A confidential ‘Special Audit Report of Bank of Uganda on defunct banks’ authored by the Auditor General (AG) upon the request of
Parliament of Uganda reveals many details regarding the closure and sale of seven commercial banks but the most interesting detail by far is BoU’s expenditure of Shs478.8 billion of the taxpayers’ money for liquidity support and other intervention costs as it prepared the sale of Crane Bank Limited (CBL), which it eventually sold to rival Dfcu Bank in January 2017 at Shs200 billion.

The AG, John Muwanga in his report alludes to the fact that the BoU senior managers used the money without following certain guidelines, which brings in question whether BoU bosses that handled the transaction did not involve themselves in corruption, specifically using the taxpayers’ money for their own selfish interests.

For instance, MMAKS Advocates who acted as transaction adviser were paid about Shs914.3 million for legal advice during the intervention, resolution of CBL and advice on the sale of CBL assets and assumption of liabilities. Such expenditure by the BoU top managers was reckless and did not consider the interest of the taxpayers. This transaction was followed by another careless payment of about Shs3.07 billion to the same law firm as 5 per cent commission of the monies recovered from CBL shareholders. One wonders why the same law firm was given the two jobs at such a high cost. One cannot rule out the cases of connivance to defraud taxpayers’ money.

Stories Continues after ad

Further, KPMG was paid by BoU for three services whose cost was so expensive to the taxpayers, yet sources say other competent firms could have done one of the assignments at relatively cheaper costs compared to what KPMG offered. Specifically BoU paid KPMG for; information Technology Security Testing and Disaster Recovery Gap Assessment, Provision of Information Technology Technical Support and Provision of IT Technical Support. The services appear to be the same
though BoU paid KPMG about Shs428.9 million, Shs190.5 million and Shs302.3 million respectively for each of the services.
“Following the takeover, BOLI engaged KPN4G to provide IT support to BoU team because BoU IT team did not have a competent and experienced resource with requisite expertise regarding CBL’5 core banking system (T24). The confidentiality of the information could mostly be guaranteed by using an independent resource. It was also difficult to rely on the staff of CBL,” the AG quotes BoU managers he interviewed as they spent about Shs190.5 million on KPMG for the provision of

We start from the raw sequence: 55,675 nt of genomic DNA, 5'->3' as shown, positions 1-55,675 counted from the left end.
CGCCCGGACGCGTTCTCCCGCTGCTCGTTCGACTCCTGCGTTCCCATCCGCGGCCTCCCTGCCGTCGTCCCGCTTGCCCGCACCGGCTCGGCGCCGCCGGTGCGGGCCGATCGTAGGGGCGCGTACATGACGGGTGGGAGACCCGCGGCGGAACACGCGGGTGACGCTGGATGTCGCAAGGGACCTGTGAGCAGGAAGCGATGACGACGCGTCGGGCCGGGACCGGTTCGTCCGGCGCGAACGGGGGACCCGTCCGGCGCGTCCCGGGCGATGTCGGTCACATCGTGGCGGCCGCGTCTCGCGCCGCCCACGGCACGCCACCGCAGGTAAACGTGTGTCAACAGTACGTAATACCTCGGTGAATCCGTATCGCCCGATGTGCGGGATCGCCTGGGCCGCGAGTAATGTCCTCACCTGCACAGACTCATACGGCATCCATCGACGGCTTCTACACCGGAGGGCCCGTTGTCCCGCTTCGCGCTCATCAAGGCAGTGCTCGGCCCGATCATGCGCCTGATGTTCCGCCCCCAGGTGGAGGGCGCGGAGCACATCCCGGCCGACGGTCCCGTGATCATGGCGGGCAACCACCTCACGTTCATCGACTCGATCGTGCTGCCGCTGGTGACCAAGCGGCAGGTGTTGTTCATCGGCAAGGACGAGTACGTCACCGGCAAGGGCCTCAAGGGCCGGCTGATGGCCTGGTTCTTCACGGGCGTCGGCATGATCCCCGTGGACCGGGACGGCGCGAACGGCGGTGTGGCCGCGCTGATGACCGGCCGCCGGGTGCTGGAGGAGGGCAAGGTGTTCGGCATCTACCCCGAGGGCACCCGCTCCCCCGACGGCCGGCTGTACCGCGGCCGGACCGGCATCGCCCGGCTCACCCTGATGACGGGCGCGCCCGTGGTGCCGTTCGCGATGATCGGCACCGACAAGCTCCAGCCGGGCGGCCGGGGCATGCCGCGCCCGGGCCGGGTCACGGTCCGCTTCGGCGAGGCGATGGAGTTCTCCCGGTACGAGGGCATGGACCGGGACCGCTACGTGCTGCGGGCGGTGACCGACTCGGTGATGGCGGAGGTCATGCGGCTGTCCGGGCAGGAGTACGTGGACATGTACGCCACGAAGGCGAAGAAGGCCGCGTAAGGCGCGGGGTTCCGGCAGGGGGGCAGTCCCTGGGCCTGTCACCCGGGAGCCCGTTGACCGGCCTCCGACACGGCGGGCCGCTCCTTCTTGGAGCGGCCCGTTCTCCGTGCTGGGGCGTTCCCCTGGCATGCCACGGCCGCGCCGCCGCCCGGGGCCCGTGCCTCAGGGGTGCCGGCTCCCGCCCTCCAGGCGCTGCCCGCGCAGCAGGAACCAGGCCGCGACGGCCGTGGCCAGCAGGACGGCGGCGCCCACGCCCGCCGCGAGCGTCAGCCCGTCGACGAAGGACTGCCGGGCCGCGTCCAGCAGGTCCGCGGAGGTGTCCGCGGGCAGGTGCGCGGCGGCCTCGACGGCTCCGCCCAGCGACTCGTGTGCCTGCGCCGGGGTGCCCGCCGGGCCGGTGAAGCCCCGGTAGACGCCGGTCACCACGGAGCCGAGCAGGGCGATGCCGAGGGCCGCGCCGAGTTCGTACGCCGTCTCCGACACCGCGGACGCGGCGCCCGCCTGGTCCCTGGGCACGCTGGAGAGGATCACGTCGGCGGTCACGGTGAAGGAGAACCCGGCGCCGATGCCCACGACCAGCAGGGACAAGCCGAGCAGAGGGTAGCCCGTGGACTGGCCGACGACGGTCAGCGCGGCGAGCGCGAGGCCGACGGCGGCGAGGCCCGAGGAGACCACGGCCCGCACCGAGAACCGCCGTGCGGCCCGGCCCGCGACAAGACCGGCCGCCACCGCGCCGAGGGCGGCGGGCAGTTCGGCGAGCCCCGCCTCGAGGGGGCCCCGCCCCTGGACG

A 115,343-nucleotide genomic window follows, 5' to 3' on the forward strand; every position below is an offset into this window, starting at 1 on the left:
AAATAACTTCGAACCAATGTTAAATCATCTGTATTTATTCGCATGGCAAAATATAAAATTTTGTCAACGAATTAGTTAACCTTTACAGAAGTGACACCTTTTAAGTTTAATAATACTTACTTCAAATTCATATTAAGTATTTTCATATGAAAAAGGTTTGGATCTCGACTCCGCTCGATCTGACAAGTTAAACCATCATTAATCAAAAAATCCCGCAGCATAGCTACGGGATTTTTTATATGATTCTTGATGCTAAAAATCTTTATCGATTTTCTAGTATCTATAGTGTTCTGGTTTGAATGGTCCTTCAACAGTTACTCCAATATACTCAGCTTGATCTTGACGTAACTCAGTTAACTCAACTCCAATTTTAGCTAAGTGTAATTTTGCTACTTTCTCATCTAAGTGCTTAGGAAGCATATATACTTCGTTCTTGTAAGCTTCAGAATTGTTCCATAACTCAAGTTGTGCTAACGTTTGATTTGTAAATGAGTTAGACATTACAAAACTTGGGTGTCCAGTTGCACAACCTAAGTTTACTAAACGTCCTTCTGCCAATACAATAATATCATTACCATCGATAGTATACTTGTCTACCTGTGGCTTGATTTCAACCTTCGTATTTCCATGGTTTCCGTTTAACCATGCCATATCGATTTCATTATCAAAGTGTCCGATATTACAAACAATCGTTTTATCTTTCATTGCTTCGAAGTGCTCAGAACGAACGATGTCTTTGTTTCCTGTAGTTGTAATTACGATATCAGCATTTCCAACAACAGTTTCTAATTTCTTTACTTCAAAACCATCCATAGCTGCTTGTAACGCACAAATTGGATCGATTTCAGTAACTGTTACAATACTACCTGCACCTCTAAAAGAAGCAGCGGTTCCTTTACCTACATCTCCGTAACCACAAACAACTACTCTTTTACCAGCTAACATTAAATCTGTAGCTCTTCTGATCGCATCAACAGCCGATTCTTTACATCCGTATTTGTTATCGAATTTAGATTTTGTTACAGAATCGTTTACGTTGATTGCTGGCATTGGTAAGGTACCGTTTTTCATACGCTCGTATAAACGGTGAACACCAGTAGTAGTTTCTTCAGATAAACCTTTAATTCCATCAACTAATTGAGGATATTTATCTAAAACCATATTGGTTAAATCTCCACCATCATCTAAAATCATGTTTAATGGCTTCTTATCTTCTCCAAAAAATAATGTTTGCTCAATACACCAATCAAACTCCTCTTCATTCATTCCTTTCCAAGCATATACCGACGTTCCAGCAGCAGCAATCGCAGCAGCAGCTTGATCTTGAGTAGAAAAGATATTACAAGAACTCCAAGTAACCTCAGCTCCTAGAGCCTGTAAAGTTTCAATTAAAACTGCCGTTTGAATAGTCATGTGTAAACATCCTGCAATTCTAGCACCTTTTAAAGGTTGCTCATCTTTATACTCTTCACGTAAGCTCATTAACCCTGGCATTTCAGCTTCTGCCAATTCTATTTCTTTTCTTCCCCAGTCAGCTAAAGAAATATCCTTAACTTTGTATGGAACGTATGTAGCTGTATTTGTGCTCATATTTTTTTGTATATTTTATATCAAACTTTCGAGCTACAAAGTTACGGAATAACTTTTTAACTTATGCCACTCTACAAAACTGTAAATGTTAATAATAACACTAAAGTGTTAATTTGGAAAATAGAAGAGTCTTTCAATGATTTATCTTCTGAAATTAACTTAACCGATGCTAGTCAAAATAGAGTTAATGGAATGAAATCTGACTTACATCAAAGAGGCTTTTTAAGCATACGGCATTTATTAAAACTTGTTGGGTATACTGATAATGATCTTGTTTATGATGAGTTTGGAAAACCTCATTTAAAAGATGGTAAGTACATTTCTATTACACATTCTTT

Information Technology Technical Support. But such explanation,
according to sources is contestable.
Sources further told Eagle Online that three individuals who are likely to be held liable are Deputy Governor, Louis Kasekende, former Executive Director in charge of Supervision, Justine Bagyenda and former Deputy Director for Supervision Benedict Sekabira.

They argue there is more behind these figures and that the public should not believe them. Relatedly about Shs302.3 million spend on “Provision of IT Technical Support” support is confusing as that money should have formed part of “Provision of Information Technology Technical Support”. BoU top managers claim the Shs302.3 million was paid to KPMG as work progressed and that was based on the time required by the individuals assigned to the engagement plus direct out of pocket expenses and VAT.

The BoU top managers further spent about Shs720.4 million as facilitation for the “special exercise (CBL)”. According to sources such an item is confusing and cannot be relied on for purposes of transparency and accountability. BoU managers who handled the transaction will have to shade more light on why they spent that money on that “special exercise” that they cannot name.
BoU also paid auditing firm PwC about Shs345.09 million for compilation of an inventory of assets, liabilities and equity of CBL and an extra about Shs936.5 million for carrying out investigation and forensic review of CBL upon which BoU relied on to sell CBL to Dfcu Bank. BoU top managers are expected to tell the public why they relied on PwC advice to sell off CBL, when an avenue for reviving CBL existed, as heighten in the report.